IDENTIFICATION AND USE: nonylphenol ethoxylates (NPEs) are surfactants that have been in commerce for over 50 years. Products containing NPEs are used in many sectors, including textile processing, pulp and paper processing, paints, resins and protective coatings, oil and gas recovery, steel manufacturing, pest control products and power generation. A variety of cleaning products, degreasers and detergents are also available for institutional and domestic use. These products have numerous applications, including controlling deposits on machinery, cleaning equipment, and scouring fibres; as wetting and de-wetting agents; in dyeing and machine felt cleaning and conditioning; and in product finishing. NPEs have also been used in a wide range of consumer products, including cosmetics, cleaners, and paints.
HUMAN EXPOSURE AND TOXICITY: nonylphenol ethoxylates are thought to interfere with hormones in animals and may therefore interfere with the development and reproductive system in animals. They are listed as endocrine disrupting chemicals on the EU List. NPE is very toxic to fish and other water-dwelling organisms and is considered a hormone disrupting substance, mimicking estrogen. It degrades relatively readily in the environment to form the even more harmful nonylphenol (NP).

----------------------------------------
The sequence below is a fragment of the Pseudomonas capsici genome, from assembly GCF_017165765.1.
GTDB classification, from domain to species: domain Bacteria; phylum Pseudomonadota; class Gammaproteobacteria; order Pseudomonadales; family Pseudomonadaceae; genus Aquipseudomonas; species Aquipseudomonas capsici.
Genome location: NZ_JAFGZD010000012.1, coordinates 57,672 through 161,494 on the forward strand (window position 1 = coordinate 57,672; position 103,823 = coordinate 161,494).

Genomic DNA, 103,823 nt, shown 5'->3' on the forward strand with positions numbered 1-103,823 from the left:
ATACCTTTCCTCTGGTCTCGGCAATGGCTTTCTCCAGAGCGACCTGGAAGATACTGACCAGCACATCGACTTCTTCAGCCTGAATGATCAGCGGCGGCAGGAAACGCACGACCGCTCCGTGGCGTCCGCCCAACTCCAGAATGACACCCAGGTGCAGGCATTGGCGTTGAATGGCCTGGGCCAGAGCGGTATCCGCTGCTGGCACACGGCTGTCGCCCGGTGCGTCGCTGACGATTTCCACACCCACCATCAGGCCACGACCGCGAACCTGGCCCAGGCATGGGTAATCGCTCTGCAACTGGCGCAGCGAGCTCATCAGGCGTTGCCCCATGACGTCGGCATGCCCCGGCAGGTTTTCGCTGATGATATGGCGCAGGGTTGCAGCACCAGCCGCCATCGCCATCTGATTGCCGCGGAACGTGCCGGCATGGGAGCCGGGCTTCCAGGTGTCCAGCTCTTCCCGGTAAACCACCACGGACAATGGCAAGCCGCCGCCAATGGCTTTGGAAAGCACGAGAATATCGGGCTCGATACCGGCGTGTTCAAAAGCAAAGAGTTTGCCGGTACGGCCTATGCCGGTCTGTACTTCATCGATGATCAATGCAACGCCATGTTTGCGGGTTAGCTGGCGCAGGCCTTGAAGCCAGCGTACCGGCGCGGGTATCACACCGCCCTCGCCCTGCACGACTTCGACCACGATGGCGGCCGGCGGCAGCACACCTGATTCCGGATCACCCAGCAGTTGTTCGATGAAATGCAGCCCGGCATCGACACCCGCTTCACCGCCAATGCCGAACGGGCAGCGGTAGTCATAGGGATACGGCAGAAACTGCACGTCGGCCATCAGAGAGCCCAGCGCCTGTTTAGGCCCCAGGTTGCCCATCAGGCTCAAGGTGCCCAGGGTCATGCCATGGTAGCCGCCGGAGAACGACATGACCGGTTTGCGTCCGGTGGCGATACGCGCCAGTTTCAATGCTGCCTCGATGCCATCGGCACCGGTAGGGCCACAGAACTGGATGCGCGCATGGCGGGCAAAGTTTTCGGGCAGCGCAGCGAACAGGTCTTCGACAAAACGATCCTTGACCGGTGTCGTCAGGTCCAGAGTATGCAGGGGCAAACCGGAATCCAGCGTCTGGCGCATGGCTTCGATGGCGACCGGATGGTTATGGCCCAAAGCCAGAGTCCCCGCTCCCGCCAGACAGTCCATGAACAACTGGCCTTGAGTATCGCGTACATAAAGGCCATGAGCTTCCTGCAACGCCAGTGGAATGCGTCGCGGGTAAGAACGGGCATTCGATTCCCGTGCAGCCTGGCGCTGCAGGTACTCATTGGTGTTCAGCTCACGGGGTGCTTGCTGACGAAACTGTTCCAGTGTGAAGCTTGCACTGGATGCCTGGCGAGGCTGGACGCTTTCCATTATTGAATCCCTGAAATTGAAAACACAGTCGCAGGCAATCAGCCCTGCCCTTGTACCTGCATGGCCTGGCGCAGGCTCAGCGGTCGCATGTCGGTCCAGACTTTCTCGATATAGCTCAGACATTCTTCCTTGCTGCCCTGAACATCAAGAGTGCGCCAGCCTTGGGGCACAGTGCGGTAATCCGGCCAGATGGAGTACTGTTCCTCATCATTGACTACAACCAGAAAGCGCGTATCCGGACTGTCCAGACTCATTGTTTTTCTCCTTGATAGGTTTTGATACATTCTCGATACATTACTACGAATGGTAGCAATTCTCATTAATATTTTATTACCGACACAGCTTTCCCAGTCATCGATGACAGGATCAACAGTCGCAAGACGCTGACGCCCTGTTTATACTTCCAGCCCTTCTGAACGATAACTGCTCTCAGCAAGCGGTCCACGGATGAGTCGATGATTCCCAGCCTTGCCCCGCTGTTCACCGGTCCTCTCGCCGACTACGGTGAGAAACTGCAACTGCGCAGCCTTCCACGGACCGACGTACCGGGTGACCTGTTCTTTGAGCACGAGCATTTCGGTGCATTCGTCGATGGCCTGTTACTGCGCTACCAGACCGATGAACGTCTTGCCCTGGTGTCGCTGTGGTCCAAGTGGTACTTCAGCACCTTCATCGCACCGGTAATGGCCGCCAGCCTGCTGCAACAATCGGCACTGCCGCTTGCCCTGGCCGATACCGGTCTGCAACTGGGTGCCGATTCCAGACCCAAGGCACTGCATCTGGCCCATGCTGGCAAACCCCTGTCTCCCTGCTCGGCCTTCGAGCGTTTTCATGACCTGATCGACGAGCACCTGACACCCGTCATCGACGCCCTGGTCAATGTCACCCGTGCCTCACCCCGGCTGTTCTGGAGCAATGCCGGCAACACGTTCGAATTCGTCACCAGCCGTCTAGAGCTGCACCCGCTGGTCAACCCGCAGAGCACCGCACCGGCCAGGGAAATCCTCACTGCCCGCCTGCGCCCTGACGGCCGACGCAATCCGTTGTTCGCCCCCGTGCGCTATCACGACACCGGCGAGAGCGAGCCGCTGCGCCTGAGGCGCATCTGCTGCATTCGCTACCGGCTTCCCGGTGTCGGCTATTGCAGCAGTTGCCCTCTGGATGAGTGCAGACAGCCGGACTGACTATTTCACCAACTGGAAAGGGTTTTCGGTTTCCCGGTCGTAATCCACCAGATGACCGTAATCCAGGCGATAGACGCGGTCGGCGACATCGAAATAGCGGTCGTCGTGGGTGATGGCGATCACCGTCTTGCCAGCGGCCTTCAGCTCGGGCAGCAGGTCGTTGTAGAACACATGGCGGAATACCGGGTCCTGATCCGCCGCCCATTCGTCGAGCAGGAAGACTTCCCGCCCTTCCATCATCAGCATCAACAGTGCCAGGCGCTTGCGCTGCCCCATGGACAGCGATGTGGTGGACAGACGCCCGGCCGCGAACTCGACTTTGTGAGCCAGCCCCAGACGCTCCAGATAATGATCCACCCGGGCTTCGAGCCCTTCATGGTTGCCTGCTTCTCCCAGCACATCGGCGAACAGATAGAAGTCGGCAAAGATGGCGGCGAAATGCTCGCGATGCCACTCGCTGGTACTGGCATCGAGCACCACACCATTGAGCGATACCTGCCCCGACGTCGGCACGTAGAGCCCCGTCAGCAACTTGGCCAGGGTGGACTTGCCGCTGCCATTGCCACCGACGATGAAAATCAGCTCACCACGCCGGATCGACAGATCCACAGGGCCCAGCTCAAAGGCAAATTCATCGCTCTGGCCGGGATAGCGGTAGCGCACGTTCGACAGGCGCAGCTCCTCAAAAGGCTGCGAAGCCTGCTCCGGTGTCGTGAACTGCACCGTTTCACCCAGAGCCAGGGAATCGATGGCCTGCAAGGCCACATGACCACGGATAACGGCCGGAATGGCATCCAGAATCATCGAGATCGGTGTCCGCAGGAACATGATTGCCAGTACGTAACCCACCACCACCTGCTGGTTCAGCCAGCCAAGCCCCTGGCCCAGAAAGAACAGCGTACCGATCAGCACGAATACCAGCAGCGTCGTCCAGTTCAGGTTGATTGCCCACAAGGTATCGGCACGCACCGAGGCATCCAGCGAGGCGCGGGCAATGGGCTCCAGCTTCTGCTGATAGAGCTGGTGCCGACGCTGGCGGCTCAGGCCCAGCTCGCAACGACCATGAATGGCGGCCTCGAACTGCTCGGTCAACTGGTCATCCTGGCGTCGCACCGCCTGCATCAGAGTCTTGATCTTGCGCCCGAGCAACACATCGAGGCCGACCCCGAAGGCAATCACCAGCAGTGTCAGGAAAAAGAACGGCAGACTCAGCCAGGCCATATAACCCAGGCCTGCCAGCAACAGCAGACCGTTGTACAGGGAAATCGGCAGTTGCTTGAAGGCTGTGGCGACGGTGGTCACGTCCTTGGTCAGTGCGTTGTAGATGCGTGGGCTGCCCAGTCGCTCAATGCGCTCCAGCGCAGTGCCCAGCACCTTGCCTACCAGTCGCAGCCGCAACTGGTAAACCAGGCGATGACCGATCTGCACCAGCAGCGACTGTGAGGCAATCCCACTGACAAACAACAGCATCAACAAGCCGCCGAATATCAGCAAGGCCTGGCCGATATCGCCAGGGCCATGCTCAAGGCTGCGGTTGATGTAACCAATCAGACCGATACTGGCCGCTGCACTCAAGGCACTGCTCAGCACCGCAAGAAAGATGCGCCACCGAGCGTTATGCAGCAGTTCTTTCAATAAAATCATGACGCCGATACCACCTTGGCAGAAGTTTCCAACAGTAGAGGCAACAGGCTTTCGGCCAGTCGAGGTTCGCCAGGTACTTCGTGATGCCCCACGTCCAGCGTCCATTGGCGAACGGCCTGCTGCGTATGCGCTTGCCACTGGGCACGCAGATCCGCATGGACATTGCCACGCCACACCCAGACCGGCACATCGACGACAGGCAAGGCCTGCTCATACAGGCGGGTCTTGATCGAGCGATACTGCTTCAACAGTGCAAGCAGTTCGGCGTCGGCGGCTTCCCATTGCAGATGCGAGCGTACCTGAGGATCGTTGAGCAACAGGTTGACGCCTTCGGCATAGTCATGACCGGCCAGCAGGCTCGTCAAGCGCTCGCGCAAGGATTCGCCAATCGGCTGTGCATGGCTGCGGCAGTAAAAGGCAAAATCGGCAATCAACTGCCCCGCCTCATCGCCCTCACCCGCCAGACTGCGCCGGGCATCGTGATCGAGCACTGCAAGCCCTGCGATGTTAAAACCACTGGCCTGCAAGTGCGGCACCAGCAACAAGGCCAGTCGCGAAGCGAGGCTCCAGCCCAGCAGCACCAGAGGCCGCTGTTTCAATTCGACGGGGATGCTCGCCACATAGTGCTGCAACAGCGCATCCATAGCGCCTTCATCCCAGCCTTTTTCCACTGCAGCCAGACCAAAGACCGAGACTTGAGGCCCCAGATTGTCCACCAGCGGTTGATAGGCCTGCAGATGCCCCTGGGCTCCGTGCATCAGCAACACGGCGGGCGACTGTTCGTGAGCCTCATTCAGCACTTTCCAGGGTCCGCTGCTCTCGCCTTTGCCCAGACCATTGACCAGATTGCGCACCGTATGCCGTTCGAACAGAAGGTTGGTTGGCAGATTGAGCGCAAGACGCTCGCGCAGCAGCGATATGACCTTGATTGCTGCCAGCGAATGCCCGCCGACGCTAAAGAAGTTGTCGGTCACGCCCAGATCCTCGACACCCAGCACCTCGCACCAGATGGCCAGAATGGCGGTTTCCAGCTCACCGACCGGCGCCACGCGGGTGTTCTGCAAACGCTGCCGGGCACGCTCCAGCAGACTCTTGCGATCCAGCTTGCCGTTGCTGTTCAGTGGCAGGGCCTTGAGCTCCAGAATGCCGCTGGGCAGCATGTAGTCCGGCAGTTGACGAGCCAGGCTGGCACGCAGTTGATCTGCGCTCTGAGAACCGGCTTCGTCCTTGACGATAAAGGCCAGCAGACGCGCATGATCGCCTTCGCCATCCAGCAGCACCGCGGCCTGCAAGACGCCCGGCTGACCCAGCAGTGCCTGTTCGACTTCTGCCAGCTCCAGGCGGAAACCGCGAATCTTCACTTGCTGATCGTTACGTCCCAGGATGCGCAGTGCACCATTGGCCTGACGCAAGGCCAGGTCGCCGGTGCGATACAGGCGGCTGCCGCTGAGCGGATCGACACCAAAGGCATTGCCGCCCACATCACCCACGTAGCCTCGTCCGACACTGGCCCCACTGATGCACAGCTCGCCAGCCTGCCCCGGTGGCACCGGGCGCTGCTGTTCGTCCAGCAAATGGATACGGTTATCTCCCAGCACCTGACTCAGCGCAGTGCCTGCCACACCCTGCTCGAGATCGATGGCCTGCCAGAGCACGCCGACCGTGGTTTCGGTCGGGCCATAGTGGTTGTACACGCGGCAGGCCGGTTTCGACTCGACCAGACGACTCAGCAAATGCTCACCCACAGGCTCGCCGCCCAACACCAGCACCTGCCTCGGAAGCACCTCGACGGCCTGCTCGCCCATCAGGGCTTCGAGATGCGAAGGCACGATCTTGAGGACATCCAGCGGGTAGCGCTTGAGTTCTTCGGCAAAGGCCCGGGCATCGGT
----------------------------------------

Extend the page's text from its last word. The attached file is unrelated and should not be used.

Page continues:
Nonylphenol is not readily biodegradable and take months or even longer to degrade in surface waters or in soils and sediments (where it tends to be immobilized). Non-biological degradation is negligible.
Bioconcentration and bioaccumulation is significant in water-dwelling organisms and birds, where it has been found in internal organs at between 10 and 1000 times greater than the surrounding environment. Nonylphenols are not broken down effectively in sewage treatment plants.
ADVERSE EFFECTS: there is little evidence for any significant effects of exposure to nonylphenol ethoxylates on human health. However, exposure to high levels of nonylphenol ethoxylates may cause irritation of the lungs, digestive system, skin and eyes.
Nonylphenol ethoxylates are thought to interfere with hormones in animals and may therefore interfere with the development and reproductive system in animals. They are listed as endocrine disrupting chemicals on the EU List.
The International Agency for Research on Cancer has not designated nonylphenol ethoxylates in terms of their carcinogenicity.
FOUND IN THE FOLLOWING VACCINES: INFLUENZA (FLUVIRIN)